Young dancers put their best foot forward
November 4, 2016
It was heartening to see the young generation of dancers putting their best foot forward in a three-day (Oct 18-20, 2016) dance and music festival organized by Raza Foundation. Uttaradhikar, conceived by Kathak dancer Prerana Shrimali, under the series of Guru Shishya Parampara, the disciples of senior dancers of Raza Foundation Awardees for dance and music were presented at Habitat Centre, Delhi. Also leading art historians and academic scholars were invited to give a brief history of tradition of Guru Shishya Parampara.
I missed the proceedings of the first day, but caught up with the dance performances of the remaining two days - Bangalore based Jyotsna Jagannathan, disciple of A. Lakshman and Bragha Bessel and currently studying under Malavika Sarukkai, and Bhubaneswar based Soumya Bose, a disciple of Sujata Mohapatra. Both acquitted themselves well doing their gurus proud.
Jyotsna has attractive stage presence and sound training in Bharatanatyam. Studying further under celebrated Bharatanatyam exponent Malavika Sarukkai, she has evidently polished her art, gaining insights into elements of space and time, the geometric lines enhancing the beauty of nritta and understanding nuances of abhinaya. Opening with Mallari choreographed by Malavika to music by Sitarama Sharma, Jyotsna created a favourable impression. It was further enhanced with Lalgudi Jayaraman's varnam set to Charukesi raga, in praise of Krishna. Alternating between pure and expressional dance, Jyotsna executed movements in flawlessly and registered bhavas in an engaging manner. Her beseeching of Krishna to accept her was moving, the sancharis, associate bhavas, poetic and emotive, comparing her desire to meet Krishna, like dry earth awaiting rain, was poignant. Varnam is a test for a dancer to display her command on technique and expressions. In a brief edition of the varnam, she succeeded in both aspects. Poochi Srinivas Iyengar's padam "Theruvil varano" narrating the procession of Lord Shiva and excitement of the nayika to have glimpses of Lord Shiva was replete with varying emotions, expectancy, excitement, impatience, disappointment at the delay and finally with joy, seeing the lord astride Nandi, his vehicle. Concluding with tillana in Sankarabharanam, Jyotsna impressed all present with her excellence, winning rounds of applause. The team of musicians gave her customary support, highlighting her dance.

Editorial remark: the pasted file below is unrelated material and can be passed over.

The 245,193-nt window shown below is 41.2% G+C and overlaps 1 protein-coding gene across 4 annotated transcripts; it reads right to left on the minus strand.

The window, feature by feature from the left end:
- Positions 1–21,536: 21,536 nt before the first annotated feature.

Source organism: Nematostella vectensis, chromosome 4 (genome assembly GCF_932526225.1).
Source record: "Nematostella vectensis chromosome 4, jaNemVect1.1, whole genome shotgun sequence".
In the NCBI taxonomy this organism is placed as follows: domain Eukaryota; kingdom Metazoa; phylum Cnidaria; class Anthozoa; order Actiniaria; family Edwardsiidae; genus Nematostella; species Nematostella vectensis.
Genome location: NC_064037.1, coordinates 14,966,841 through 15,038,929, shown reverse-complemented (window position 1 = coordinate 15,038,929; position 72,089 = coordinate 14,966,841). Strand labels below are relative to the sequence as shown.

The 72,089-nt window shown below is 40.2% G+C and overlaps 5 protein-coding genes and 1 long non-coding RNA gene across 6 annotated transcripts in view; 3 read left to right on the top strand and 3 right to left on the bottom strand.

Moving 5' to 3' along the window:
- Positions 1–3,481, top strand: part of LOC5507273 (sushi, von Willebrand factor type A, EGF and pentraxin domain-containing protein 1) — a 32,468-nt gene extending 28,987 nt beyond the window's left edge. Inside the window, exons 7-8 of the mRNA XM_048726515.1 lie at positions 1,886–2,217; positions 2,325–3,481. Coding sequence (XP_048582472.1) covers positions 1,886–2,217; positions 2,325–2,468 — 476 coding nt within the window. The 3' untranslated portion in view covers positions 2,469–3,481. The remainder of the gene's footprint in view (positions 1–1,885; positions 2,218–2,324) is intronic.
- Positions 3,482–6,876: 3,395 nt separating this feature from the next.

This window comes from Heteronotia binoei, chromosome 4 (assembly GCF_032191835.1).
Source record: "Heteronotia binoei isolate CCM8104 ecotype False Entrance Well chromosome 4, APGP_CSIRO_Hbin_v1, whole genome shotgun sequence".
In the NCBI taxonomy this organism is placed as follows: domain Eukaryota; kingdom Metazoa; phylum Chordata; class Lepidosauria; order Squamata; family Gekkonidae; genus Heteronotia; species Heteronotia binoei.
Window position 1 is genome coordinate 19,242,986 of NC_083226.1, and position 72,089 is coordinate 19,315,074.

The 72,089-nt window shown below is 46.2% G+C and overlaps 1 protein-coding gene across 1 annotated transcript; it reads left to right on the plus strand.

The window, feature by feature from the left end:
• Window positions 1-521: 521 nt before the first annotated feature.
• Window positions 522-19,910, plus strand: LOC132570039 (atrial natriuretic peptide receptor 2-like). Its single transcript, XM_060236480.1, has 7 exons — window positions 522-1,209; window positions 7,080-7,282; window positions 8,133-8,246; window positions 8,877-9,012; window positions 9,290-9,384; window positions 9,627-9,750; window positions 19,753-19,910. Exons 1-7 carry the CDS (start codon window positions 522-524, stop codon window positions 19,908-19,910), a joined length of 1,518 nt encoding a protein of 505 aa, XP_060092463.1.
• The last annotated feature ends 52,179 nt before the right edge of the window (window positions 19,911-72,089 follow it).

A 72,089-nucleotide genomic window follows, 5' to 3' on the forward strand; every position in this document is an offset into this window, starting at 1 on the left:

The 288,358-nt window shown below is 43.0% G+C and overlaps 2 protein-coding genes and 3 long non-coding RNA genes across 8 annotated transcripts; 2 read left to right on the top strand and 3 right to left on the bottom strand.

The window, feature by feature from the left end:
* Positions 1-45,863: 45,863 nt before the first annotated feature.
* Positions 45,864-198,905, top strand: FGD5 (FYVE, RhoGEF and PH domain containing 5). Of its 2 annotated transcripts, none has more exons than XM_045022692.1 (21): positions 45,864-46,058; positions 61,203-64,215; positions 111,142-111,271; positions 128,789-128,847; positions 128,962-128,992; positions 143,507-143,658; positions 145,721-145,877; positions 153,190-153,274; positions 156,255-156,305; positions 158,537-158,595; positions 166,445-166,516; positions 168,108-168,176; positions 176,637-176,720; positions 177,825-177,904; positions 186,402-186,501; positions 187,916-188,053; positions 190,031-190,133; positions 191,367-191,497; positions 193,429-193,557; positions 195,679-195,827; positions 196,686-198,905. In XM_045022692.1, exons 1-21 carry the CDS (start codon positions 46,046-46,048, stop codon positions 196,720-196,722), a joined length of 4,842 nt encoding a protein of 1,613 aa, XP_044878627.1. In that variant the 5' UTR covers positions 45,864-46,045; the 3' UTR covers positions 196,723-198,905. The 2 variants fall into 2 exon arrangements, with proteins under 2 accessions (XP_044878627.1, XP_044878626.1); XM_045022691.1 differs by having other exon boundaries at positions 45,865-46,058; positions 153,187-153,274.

Sujata Mohapatra's male disciple Soumya Bose presented choice Odissi numbers from his repertoire. Vishnu stuti followed by Trikhandi Bhumi Pranam showed his sound training under Sujata's supervision. Grammatically correct and with stamp of Guru Kelucharan Mohapatra's bani, his basic stance chowka and perfect resolutions of movements were noteworthy. It was a polished execution displaying beauty of pure dance. For a male dancer, Pallavi in Hamsadhwani was well choreographed eschewing the movements for feminine body, as there are less dance sculptures of male figures on walls of temples, from which Guru Kelucharan Mohapatra has drawn inspiration. Therefore, barring Darpani stance, nayika looking into mirror, other movements were appropriate. For a male dancer, the sculpturesque movements have to suit the temperament. The overall impression was aesthetic. It was in abhinaya number "Janano," poet Salbeg's composition "Ahe nila shaila" that Soumya succeeded in his ability to emote convincingly. Lord Vishnu rescuing Draupadi when Dushashana attempted to disrobe her in full view of the court was enacted dramatically, as was the episode of protecting Prahlada from Hiranyakashipu's wrath, when lord as Narasimha, half man and half lion form, vanquished him. Salbeg prays to Lord Jagannath that he is of lowly caste and a Muslim, but a devotee of his and begs him to give glimpse of his vision. It is a composition reverberating with contemporary issues advocating unity among communities, be one a dalit, a Muslim or a Hindu. All are equal and religion does not bar anyone from praying to god.
The finale with Shankaracharya's 'Ardhanarishwara' Sanskrit composition offered scope to Soumya to alternate between graceful dance narrating beauty of Parvati and vigorous tandava nature of Lord Shiva and how both are found in one body, half female and half male. It is a gem of choreographic piece created by Kelubabu to the melodious music by Raghunath Panigrahi. He has interspersed pure dance in between the stanzas describing Parvati's adornments and Shiva's vigorous dancing ending in a pose of Shivalinga suggesting unity. Soumya did justice to the mood of the poem.
Raza foundation and trustee Ashok Vajpayee along with Prerana Shrimali have rendered praiseworthy services to young dancers. The series will continue annually.
Dr. Sunil Kothari is a dance historian, scholar, author and critic. He is honored with Padma Shri, Sangeet Natak Akademi award and Senior Critic Award from Dance Critics Association, NYC.
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